Conference invitation: the formative years of King Michael and Queen Marie – 15 Jan. ’14

Diana and I would like to invite you to the new conference from the already traditional series inaugurated last year at the Liberal Cafe in Bucharest, on the royal and architectural history of Romania.

The subjects this year are the following:

Diana Mandache: “King Michael as a school pupil: curriculum, marks, fieldtrips”

Valentin Mandache: “Eastwell Manor: the birthplace of Queen Marie”

The event is organised by the National Liberal Party’s Bloggers’ Club, and is scheduled to take place on Wednesday 15 January, starting at 6.30 pm (The Liberal Cafe: 9, Doamnei Street, Lipscani quarter, just across the road from the National Bank).

Conference on the formative years of King Michael and Queen Marie
Conference: *King Michael as a school pupil, *Eastwell Manor: the brithplace of Queen Marie

There will be shown and discussed photographs and period newsreel footage about the school pupil Michael, from the Regency period and then as a Crown Prince, and architectural photographs of Eastwell Manor, images of Queen Marie during her childhood and as an adult visiting her birthplace, and how these formative years in such significant circumstances and environments influenced those two royal figures later in their life.

Conference on the formative years of King Michael and Queen Marie
Conference: *King Michael as a school pupil, *Eastwell Manor: the brithplace of Queen Marie

The Bloggers’ Club of the National Liberal Party and the presenters are looking forward to welcoming you at the conference!

Fin de Siècle Romanian royal wedding and architecture

Because the whole planet seems now captivated by the recent wedding of Prince William and Catherine Middleton, now Duchess of Cambridge, I thought it would be a good idea to post an article touching the subject of historic Romanian architecture in the context of another wedding, more than a century ago, involving Romanian royals. Bellow is a very rare old postcard depicting the official cavalcade accompanying Marie, the Princess of Edinburgh, freshly made a Princess of Romania through the marriage with Crown Prince Ferdinand, when she first arrived, after the marriage ceremony and honeymoon, in her adopted country on the 24 January (4 Feb.- Julian calendar) 1893. Marie’s coach is seen acclaimed by Bucharest’s citizens, passing by two of the city’s architectural landmarks of the late Victorian era: the Unirii Market Hall (in the background), a large and beautiful iron frame structure similar with the ubiquitous Les Halles Centrales found in many of the late c19th French towns and the majestic Beaux Arts style building of the Brancovensc Hospital Establishment (in the foreground). Both these wonderful edifices, so important for Bucharest’s identity, were savagely demolished by the communist authorities in the mid-1980s, during dictator Ceausescu’s infamous vast and architecturally coarse remodelling of large areas of central Bucharest for his infamous “Victory of Socialism” project. That area is today full of ugly and badly maintained massive communist apartment blocks, which are also among the most expensive properties in Romania’s capital- a measure of the dismal level of culture and confused identity of the post-communist inhabitants of this city.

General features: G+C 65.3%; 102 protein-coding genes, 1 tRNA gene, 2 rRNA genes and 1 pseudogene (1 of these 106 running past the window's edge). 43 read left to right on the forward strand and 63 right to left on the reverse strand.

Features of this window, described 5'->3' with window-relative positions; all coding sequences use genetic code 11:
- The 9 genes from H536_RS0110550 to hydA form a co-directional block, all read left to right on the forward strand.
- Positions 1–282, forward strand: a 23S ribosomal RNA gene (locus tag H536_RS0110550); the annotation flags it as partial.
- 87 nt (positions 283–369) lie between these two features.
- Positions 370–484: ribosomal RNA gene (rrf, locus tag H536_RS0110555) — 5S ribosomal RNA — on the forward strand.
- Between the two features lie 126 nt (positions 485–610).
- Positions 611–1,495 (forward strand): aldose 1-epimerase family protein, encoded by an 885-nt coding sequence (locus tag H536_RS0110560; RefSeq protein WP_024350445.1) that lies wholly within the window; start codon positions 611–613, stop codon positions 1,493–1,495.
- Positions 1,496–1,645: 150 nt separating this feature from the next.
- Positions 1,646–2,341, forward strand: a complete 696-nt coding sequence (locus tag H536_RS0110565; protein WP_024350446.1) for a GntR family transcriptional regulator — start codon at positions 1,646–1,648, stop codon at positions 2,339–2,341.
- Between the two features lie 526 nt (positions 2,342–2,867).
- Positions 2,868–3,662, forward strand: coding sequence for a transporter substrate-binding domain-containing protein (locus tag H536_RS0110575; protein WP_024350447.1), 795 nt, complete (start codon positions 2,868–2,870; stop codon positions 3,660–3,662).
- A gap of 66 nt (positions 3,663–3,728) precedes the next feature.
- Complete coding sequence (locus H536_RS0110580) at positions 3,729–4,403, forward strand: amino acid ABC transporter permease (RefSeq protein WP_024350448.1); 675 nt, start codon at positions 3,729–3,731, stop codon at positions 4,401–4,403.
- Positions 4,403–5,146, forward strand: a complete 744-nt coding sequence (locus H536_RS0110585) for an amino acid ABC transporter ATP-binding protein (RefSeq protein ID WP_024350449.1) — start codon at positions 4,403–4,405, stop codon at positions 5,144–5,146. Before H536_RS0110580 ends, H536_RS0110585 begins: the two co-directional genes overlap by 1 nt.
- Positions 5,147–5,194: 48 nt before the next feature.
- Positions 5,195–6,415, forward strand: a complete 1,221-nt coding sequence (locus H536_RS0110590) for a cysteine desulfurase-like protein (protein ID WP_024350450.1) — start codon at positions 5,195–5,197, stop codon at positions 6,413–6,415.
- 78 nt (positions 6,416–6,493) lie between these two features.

The arrival of Princess Marie of Edinburgh/ Romania in Bucharest, in Feb (Julian calendar) 1893, passing by the Brancovenesc Hospital building and Unirii Market Hall (old postcard dated 1901, undivided back, Diana & Valentin Mandache collection)

For more information on Queen Marie of Romania see “Marie of Romania. Images of a Queen” by Diana Mandache, Rosvall Royal Books, 2007.


I endeavour through this series of periodic articles to inspire appreciation of the historic houses of Romania, a virtually undiscovered, but fascinating chapter of European architectural history and heritage.


If you plan acquiring or selling a historic property in Romania or start a renovation project, I would be delighted to advice you in sourcing and transacting the property, specialist research, etc. To discuss your particular plan please see my contact details in the Contact page of this weblog.

Balkan Monarchs, September 2010 (via Diana Mandache’s Weblog)

This is a post first published on Diana’s blog on royal history. The first photo shows the actual four Balkan monarchs together at a royal event in Serbia this month. The photograph is evocative of the better times of stability enjoyed by this region during the reign of their predecessors, in contrast with the endemic volatility of the last seven decades of republican rule. For Romania, the monarchy has been the most beneficial form of government in this land’s history, a period of organic modernisation and integration with the advanced economies and cultures of Europe. Most of the historic architecture of the region has been developed during the reign of the Balkan monarchs. There is a second photograph in this post taken one century ago, showing the ancestors of the present kings, also gathered together, thus emphasizing even more the continuity, consistency and relevance of the royal era for this region of Europe.

Balkan Monarchs, September 2010 This a rare historical image, the most recent gathering of the Balkan Monarchs, photograph taken on the occasion of the silver wedding anniversary of Crown Prince of Serbia. In the image l to r: King Simeon of Bulgaria, Crown Prince Alexander of Serbia, King Michael of Romani … Read More

via Diana Mandache’s Weblog